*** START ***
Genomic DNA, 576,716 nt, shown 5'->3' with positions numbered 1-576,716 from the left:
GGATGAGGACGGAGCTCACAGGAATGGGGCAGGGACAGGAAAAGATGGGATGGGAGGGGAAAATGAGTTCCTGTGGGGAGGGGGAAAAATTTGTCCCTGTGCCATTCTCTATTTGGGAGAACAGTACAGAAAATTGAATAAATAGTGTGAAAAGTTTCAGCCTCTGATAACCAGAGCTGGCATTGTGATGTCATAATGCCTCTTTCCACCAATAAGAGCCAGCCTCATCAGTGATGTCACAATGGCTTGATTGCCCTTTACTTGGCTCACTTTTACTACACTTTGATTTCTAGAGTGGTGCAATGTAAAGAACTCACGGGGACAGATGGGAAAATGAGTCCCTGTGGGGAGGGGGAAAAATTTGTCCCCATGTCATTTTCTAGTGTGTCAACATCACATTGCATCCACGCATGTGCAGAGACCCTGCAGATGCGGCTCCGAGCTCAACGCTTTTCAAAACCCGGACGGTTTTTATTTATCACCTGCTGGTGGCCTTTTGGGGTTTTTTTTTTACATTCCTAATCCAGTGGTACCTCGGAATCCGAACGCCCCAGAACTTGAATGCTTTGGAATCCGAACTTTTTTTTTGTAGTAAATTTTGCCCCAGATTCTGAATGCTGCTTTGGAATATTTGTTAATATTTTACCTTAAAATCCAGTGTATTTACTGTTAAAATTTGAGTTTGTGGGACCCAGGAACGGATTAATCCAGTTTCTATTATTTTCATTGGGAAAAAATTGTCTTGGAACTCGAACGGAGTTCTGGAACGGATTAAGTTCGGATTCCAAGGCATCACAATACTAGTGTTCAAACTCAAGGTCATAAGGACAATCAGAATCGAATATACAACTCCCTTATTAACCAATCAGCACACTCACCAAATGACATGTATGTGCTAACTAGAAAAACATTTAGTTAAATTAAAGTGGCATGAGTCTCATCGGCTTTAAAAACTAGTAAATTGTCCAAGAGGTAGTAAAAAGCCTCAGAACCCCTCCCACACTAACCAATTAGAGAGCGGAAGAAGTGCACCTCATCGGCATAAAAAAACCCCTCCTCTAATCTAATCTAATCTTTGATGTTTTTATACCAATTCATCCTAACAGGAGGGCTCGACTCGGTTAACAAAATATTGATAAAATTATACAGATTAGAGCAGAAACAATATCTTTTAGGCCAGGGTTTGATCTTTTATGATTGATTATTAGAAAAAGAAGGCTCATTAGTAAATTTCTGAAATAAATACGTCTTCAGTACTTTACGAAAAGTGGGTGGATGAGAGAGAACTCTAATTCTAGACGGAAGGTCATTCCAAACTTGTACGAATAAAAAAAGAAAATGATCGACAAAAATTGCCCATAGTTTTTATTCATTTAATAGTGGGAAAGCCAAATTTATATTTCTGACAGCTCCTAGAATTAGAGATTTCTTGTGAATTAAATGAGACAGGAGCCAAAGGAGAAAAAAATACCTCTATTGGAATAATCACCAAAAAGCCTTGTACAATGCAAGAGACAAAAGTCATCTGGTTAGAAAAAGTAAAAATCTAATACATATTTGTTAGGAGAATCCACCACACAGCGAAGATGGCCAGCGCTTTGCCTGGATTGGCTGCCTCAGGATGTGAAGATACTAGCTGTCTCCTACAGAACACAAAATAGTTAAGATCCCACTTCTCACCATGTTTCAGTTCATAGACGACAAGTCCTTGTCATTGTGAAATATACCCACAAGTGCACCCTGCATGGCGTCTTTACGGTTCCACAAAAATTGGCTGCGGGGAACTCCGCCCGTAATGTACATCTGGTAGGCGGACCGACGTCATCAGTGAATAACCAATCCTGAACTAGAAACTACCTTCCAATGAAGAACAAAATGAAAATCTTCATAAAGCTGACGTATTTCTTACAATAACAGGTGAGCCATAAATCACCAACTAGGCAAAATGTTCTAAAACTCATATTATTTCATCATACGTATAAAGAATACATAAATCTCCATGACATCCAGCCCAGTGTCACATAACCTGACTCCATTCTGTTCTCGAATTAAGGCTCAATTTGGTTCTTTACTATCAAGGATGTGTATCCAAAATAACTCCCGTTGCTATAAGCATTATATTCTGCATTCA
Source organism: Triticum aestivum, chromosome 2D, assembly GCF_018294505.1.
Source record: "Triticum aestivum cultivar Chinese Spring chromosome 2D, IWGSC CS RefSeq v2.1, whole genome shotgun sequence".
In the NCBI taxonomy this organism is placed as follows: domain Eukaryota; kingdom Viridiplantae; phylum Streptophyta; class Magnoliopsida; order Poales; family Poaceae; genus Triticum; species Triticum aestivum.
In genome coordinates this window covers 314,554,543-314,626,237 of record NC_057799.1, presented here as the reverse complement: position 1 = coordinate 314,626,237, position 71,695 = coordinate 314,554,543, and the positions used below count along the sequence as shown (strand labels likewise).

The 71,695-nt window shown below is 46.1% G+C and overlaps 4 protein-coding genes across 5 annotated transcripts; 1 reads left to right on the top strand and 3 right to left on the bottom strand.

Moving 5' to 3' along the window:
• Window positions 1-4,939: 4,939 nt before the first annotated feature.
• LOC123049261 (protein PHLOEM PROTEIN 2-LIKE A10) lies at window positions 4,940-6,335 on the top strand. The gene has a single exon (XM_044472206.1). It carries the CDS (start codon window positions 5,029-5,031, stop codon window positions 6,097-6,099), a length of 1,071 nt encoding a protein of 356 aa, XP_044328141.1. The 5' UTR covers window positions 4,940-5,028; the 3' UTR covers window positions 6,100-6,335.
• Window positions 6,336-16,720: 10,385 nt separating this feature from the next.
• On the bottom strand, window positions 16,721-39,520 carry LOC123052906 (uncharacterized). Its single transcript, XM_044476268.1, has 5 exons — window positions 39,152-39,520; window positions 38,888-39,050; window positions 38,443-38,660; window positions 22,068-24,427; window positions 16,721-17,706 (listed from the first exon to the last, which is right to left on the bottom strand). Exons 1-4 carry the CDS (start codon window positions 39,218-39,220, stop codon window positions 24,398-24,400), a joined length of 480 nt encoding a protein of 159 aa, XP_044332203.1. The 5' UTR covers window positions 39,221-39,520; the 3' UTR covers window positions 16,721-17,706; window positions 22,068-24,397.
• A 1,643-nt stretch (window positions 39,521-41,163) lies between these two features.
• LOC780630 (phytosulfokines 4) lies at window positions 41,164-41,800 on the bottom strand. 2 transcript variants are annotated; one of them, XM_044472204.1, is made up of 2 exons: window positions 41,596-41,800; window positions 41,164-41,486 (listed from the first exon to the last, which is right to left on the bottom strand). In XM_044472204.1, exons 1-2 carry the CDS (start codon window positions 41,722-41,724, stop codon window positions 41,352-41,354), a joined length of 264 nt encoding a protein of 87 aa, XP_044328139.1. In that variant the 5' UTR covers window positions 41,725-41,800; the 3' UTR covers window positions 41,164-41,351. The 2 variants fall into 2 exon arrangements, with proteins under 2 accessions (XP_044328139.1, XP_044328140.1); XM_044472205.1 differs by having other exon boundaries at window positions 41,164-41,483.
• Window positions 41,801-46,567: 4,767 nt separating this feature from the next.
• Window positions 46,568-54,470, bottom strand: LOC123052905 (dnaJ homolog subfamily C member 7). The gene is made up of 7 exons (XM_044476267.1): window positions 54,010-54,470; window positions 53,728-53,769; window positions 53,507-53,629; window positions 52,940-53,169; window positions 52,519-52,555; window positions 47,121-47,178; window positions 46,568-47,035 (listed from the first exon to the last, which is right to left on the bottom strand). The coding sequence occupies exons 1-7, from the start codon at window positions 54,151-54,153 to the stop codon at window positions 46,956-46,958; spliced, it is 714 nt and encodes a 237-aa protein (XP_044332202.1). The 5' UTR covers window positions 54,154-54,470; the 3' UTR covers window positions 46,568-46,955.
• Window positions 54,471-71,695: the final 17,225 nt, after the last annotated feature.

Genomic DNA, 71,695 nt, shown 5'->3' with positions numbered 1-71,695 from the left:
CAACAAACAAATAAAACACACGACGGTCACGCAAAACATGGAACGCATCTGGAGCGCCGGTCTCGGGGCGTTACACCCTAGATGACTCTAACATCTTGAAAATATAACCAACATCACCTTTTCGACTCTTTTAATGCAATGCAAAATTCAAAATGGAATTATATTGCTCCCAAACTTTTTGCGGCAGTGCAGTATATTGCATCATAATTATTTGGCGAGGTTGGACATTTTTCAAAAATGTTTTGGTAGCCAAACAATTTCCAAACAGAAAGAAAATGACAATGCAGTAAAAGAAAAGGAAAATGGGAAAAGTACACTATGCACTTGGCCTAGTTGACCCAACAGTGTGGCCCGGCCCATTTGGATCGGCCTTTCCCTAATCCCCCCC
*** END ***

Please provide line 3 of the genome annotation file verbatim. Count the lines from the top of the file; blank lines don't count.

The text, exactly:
Source organism: Triticum aestivum, chromosome 2D, assembly GCF_018294505.1.